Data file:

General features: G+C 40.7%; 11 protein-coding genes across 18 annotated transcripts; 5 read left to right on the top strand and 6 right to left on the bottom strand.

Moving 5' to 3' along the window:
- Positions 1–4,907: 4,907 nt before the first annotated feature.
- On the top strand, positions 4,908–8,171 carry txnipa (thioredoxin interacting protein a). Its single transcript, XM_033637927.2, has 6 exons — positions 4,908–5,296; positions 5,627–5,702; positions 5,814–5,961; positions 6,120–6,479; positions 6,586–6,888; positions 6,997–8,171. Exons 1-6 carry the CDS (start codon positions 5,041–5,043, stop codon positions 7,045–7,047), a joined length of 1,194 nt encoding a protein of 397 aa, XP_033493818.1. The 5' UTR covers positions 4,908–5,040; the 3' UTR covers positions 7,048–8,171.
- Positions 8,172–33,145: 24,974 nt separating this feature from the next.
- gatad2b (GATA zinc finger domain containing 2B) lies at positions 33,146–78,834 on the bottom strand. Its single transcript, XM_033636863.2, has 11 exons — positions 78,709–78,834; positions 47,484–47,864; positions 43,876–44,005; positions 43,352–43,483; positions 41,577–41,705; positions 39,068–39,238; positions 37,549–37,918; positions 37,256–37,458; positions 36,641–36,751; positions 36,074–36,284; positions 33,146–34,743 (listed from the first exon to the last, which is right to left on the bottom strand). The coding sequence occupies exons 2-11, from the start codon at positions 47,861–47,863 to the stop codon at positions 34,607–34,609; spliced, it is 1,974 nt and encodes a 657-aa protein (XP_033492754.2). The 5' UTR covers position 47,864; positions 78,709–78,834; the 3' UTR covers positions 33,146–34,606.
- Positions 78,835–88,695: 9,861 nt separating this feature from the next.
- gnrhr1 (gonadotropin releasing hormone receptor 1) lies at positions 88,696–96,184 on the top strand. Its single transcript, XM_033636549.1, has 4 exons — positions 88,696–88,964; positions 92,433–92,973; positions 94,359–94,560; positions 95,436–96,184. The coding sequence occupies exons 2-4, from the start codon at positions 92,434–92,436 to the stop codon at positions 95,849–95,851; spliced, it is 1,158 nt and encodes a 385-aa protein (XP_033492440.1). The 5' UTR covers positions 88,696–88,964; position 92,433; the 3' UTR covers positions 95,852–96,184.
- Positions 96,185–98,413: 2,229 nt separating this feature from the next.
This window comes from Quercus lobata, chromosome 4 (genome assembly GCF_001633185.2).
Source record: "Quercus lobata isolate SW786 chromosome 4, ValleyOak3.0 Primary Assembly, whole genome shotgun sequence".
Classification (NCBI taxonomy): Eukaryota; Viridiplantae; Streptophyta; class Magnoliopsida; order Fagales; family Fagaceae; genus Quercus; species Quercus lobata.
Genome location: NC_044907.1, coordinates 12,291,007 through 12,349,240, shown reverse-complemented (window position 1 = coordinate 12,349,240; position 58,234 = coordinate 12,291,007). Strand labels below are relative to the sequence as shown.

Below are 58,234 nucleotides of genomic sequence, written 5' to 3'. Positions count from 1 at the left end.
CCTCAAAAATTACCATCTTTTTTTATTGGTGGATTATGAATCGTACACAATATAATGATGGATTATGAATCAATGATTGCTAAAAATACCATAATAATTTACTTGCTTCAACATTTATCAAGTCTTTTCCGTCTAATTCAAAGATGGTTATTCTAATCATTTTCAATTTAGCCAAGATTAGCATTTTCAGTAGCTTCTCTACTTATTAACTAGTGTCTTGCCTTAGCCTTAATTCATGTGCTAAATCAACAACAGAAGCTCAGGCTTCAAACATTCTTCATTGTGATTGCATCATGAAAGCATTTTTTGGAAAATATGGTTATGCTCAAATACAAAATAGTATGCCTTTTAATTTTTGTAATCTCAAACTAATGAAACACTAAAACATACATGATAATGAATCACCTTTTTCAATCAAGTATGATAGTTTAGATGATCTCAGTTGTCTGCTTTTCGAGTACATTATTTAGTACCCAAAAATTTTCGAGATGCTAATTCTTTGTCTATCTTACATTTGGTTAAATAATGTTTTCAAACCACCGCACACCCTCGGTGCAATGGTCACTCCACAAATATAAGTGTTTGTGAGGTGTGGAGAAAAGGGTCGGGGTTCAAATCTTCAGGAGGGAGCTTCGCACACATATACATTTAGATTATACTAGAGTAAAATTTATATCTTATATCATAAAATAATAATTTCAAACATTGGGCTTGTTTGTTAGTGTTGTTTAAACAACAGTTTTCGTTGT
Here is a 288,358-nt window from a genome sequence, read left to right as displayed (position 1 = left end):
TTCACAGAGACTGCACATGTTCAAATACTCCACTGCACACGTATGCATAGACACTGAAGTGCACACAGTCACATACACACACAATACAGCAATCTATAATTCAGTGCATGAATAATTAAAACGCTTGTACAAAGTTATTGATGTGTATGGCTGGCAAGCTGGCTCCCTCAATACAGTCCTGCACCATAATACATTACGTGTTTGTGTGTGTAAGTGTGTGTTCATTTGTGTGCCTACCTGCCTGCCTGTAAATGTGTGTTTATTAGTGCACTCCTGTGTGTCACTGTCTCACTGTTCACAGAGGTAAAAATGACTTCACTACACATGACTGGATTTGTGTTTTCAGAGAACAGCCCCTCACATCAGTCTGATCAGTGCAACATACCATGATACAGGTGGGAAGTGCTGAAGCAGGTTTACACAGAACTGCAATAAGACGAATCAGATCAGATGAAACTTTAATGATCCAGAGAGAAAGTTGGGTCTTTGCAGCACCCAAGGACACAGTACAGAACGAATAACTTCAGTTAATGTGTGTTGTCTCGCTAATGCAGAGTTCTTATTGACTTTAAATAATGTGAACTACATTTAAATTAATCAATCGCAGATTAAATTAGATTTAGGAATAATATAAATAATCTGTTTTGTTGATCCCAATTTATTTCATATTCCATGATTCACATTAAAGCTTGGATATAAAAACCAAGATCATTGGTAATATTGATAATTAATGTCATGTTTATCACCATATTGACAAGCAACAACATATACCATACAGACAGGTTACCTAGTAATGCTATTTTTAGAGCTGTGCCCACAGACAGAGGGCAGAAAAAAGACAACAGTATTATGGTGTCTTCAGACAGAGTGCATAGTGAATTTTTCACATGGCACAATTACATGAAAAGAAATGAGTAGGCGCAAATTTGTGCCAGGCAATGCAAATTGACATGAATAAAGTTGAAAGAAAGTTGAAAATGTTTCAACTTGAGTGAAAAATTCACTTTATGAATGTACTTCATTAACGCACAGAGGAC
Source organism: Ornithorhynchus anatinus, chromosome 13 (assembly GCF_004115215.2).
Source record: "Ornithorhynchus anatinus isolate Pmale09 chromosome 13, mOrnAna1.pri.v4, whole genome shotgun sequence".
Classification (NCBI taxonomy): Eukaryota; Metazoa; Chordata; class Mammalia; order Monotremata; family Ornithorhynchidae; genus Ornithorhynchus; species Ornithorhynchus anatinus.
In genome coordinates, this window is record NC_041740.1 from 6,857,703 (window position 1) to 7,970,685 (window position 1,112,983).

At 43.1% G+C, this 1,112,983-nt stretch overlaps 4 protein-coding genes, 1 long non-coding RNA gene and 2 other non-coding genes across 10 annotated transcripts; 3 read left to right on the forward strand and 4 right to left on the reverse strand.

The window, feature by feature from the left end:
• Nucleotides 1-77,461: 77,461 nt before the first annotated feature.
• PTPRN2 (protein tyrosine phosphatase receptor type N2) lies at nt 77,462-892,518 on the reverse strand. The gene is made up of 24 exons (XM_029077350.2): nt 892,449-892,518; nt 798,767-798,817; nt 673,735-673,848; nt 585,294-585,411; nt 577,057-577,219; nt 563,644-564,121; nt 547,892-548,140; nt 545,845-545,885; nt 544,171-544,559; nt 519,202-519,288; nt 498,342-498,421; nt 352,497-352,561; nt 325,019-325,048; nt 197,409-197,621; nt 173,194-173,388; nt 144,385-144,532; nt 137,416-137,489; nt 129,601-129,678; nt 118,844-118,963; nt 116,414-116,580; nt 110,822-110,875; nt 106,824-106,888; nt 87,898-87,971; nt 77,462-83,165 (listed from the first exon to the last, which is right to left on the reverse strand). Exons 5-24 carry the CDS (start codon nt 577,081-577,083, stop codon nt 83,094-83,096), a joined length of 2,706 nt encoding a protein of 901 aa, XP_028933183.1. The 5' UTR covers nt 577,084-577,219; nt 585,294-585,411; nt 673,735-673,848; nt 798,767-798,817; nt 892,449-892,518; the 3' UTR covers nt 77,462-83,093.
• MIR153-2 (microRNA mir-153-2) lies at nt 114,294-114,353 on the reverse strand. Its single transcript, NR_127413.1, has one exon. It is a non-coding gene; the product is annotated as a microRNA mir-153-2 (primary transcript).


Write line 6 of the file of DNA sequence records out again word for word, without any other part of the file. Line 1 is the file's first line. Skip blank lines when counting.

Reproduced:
- gatad2b (GATA zinc finger domain containing 2B) lies at positions 33,146–78,834 on the bottom strand. Its single transcript, XM_033636863.2, has 11 exons — positions 78,709–78,834; positions 47,484–47,864; positions 43,876–44,005; positions 43,352–43,483; positions 41,577–41,705; positions 39,068–39,238; positions 37,549–37,918; positions 37,256–37,458; positions 36,641–36,751; positions 36,074–36,284; positions 33,146–34,743 (listed from the first exon to the last, which is right to left on the bottom strand). The coding sequence occupies exons 2-11, from the start codon at positions 47,861–47,863 to the stop codon at positions 34,607–34,609; spliced, it is 1,974 nt and encodes a 657-aa protein (XP_033492754.2). The 5' UTR covers position 47,864; positions 78,709–78,834; the 3' UTR covers positions 33,146–34,606.